By On the occasion of our 20th anniversary
By Gustavo Arellano
By R. Scott Moxley
By Alfonso Delgado
By Courtney Hamilton
By Joel Beers
By Peter Maguire
By Charles Lam
First, I did not blame the media for the fact that many people in Southern California don't realize how much snow we can make or how good it can be. I only said I wish we could get more help from it to get the word out—this season being a case in point.
There are too many other errors and distortions in his article for me to respond in detail, but I will comment on his central theme–and belief in–declining natural snowfall in Southern California. I repeat my earlier comment that, no, I don't believe we've seen such a decline in the nearly 60 years I've been on the scene, the last 42 of which has been in ski area management. And now I'll elaborate. For most of the '50's we were in a drought, with hardly any natural snow. Big Bear Lake was nearly empty and Snow Summit would have gone out of business without the introduction of snowmaking here in the early '60's. We continued to be short of natural snow for many seasons in the '60's and '70's and relied, as now, on snowmaking to survive (now, actually, we can prosper). There was a natural snow drought in the entire west from 1976 to 1978 in which Snow Summit did great on man-made snow while other resorts were closed, or nearly so. There was another snow drought in the mid '80's to early '90's in California that forced Mammoth and other Sierra resorts to put in snowmaking systems. Conversely, we have had a number of wet, snowy winters over the years, including recent ones in'98 and '05. As Sheila Hamilton at the MWD noted,
the Big Bear Lake's low/full cycle has historically been about 10 years, a reflection of both rain and snow precipitation.
I would add that I estimate that at least half of our winter precipitation over the decades has fallen as rain. I have vivid memories of huge, intense rain storms commonly occurring since I was a child, called the "pineapple express," from Hawaii. Warm winter weather in Southern California in the form of heat waves and rain in the mountains has been an integral part of our business experience from its inception. (Coker repeatedly confuses the issues of drought with that of snowfall; that is, precipitation with that of temperatures.)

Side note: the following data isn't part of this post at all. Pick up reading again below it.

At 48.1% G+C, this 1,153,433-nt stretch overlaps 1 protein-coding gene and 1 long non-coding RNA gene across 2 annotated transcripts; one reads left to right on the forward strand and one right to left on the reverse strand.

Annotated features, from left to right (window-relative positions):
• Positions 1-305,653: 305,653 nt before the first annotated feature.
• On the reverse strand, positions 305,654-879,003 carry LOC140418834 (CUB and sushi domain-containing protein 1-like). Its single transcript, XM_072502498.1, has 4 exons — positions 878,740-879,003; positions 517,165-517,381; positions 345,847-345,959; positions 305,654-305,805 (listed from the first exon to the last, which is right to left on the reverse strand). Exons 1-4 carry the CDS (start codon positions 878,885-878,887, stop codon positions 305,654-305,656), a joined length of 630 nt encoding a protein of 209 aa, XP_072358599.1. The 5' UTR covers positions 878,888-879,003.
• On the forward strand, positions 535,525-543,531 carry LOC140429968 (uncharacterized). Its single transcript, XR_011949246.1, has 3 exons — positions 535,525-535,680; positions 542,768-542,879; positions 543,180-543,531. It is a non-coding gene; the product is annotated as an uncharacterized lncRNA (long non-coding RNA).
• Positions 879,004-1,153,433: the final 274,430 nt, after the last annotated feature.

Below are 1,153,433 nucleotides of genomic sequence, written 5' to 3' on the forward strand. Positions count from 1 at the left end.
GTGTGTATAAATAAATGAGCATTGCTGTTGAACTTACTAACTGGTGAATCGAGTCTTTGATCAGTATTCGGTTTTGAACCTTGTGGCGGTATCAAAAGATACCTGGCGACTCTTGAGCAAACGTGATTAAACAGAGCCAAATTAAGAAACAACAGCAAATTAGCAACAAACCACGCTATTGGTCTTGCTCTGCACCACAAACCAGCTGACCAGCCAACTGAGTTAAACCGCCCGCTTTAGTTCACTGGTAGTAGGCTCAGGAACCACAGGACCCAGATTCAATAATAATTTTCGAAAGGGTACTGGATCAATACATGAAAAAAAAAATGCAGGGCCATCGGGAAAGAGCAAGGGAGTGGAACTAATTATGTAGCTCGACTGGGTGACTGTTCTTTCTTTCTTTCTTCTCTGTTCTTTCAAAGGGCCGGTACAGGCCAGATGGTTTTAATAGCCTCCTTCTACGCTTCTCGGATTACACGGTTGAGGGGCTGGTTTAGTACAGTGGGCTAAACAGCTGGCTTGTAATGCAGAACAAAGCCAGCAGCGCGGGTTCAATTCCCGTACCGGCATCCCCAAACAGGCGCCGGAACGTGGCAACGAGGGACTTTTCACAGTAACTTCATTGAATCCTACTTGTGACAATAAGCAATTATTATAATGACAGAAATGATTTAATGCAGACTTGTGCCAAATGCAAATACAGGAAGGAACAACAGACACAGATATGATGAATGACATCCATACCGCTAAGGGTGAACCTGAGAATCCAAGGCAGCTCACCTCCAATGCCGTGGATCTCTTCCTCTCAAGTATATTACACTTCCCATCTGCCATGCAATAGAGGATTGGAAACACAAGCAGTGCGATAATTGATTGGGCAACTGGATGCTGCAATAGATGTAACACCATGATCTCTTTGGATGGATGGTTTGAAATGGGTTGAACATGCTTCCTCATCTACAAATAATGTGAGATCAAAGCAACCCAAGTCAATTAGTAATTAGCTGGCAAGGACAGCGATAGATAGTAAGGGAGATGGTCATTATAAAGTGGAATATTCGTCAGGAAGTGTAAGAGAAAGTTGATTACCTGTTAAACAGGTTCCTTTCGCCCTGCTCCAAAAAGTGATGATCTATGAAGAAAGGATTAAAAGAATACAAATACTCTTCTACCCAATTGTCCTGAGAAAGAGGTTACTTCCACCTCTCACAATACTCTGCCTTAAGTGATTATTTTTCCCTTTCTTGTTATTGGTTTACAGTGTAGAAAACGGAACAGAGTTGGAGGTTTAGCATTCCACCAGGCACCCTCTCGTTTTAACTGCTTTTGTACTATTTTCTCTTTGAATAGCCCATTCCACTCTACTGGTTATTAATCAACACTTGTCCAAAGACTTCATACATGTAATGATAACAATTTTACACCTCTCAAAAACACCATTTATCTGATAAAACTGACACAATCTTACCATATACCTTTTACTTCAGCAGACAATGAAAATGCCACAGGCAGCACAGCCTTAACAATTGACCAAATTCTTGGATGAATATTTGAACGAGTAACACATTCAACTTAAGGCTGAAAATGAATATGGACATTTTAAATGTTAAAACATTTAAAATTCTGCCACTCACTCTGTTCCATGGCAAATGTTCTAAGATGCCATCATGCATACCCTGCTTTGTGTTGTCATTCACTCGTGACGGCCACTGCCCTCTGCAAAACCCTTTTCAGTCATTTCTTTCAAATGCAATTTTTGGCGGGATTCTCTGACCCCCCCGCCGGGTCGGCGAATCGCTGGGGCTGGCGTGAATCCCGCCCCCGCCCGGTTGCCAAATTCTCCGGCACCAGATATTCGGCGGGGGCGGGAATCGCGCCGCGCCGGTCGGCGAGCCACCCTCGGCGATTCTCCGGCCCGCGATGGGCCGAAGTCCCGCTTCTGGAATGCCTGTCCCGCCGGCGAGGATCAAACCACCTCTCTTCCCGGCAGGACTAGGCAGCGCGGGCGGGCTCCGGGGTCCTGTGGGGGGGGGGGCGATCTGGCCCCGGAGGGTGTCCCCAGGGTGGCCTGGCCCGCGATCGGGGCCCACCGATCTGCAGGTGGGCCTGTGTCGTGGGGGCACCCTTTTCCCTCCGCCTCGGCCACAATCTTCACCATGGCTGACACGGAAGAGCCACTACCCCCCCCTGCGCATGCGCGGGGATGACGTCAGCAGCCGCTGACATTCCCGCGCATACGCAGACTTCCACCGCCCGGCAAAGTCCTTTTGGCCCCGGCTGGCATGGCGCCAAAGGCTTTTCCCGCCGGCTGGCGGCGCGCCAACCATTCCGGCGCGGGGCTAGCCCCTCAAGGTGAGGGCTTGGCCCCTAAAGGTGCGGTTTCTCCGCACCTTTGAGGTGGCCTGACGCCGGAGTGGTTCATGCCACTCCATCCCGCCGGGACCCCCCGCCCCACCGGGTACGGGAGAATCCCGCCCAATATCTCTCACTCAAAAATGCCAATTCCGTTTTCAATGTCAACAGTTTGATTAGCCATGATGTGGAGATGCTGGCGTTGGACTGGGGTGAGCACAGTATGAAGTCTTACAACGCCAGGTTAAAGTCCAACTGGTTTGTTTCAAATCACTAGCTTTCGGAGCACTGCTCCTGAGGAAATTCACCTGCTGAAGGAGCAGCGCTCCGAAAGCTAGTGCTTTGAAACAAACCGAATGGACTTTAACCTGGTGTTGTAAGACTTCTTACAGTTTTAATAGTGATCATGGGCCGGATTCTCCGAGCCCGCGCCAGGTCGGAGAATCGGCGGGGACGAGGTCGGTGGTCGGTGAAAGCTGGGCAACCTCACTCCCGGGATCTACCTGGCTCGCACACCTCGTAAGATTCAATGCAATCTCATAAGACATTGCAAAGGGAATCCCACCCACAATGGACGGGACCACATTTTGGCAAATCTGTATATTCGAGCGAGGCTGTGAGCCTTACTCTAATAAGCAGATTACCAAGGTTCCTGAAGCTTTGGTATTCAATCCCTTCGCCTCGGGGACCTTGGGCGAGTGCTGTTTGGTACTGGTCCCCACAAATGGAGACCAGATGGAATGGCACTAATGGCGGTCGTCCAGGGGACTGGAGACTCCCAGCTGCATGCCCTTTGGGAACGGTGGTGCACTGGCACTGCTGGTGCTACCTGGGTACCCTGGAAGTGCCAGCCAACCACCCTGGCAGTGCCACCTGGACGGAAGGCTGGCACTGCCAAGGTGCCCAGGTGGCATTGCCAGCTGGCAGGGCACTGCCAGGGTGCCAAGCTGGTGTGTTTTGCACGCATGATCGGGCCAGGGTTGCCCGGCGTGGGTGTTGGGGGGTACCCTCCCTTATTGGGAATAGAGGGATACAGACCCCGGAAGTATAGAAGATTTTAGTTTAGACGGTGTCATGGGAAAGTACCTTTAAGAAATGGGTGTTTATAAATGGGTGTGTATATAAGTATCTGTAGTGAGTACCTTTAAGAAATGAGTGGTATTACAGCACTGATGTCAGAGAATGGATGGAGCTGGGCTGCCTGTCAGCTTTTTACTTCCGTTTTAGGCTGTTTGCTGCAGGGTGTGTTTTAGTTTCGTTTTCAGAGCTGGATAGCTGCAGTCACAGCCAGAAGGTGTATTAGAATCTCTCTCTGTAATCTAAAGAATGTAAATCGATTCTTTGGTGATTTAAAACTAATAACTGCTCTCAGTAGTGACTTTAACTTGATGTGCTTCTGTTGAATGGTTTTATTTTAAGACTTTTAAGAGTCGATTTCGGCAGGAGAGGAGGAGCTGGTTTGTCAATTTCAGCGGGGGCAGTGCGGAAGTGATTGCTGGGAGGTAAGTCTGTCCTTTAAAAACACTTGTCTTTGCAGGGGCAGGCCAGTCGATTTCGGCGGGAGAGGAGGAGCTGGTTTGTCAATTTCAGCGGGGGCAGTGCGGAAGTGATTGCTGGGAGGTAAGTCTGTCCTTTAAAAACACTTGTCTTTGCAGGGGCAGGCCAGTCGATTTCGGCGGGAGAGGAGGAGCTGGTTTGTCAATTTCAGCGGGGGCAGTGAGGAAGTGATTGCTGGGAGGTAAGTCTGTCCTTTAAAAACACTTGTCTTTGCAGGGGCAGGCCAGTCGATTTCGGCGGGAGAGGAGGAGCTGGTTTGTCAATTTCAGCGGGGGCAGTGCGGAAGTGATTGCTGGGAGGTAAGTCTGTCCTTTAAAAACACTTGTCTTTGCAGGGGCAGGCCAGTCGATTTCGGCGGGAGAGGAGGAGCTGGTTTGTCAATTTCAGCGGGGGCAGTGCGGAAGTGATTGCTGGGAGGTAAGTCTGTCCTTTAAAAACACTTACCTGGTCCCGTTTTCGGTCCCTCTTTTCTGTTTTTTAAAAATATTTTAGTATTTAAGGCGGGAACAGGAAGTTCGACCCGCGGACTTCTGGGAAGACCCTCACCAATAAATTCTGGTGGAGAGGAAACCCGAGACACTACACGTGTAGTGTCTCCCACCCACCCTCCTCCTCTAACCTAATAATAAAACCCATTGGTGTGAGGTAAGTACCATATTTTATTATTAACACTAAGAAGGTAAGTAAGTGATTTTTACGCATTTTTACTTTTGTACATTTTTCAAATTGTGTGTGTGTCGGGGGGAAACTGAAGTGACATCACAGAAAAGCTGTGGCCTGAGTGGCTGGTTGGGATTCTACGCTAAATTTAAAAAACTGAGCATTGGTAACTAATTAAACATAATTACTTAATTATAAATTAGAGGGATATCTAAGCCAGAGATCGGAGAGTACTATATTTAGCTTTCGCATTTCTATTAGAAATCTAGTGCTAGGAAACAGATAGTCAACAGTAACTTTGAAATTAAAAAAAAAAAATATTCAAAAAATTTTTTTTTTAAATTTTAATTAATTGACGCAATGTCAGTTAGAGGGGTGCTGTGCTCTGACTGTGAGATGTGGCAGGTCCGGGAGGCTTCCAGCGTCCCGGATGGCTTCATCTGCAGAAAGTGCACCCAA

In our snowmaking world, cold air is more important than natural snowfall, and as far as winter temperatures go, we make snow nearly every time it's cold enough and we have not seen a decrease in the number of hours each season available for it, which has averaged about 1100 hours since the middle '60's. This might be the strongest evidence (but not proof) that our average winter mountain temperatures are not warming.
All this, of course, is anecdotal, but there is some actual snowfall data. Take a look at the Western Regional Climate Center's monthly total snowfall (in inches) for Big Bear Lake for every year since the 1960-61 season, (www.wrcc.dri.edu/cgi-bin/cliMONtsnf.pl?cabibe) (There are some missing day's and month's snowfall measurements, but they would only add to the total.) We have plotted the data on a graph and added a 5 year moving average trend line, which indicates a trend of decreasing snowfall from the mid '60's through the '70's, an increase from then up through the mid '90's and then a decrease in the past 10 years. (Remember, this is only for Big Bear, not all of California.) We also added a linear trend line for the entire 46 year period, which shows a slight upward trend as well as a polynomial line that shows an increase through the period until about the mid '90's and a slight decrease since then. You can interpret these trend lines anyway you want, but no one could conclude there is a long term trend one way or another of the annual amount of natural snowfall in Big Bear.
[The data we've linked to and Mr. Kun refers was faxed, emailed and snail-mailed to us, also.]
Matt Coker responds: My story began with me asking Dick Kun whether he follows natural snowfall trends. He answered with an emphatic no. Now he sends this letter and faxes me reams of data that show he follows these trends intimately. That's what I assumed when I asked him about it, and I would have incorporated this new information had he provided it in the first place. As it was, I went out of my way to make sure everything he and his staff told me about snowfall, snowmaking and global warming were in my story, which must be among the most comprehensive stories ever printed about Big Bear Mountain Resort's truly impressive snowmaking operations. As for errors and distortions, I did not say Kun is in denial, a Big Bear environmentalist did. I called Kun a pragmatic businessman. Based on his obvious misreading of my story, perhaps that was an error and distortion. If so, I apologize.
Just a minor correction for Matt Coker's piece about Southern California's snow business. The bears encountered by the first Europeans to visit today's Big Bear were not "black bears," but rather the subspecies Ursus arctos Californicus, the now-extinct California grizzly immortalized on the state's flag. While less dramatic, Snow Summit owner Richard Kun and other winter resort operators are following in the explorers' footsteps in their single-minded pursuit of profit at the expense of wildlife.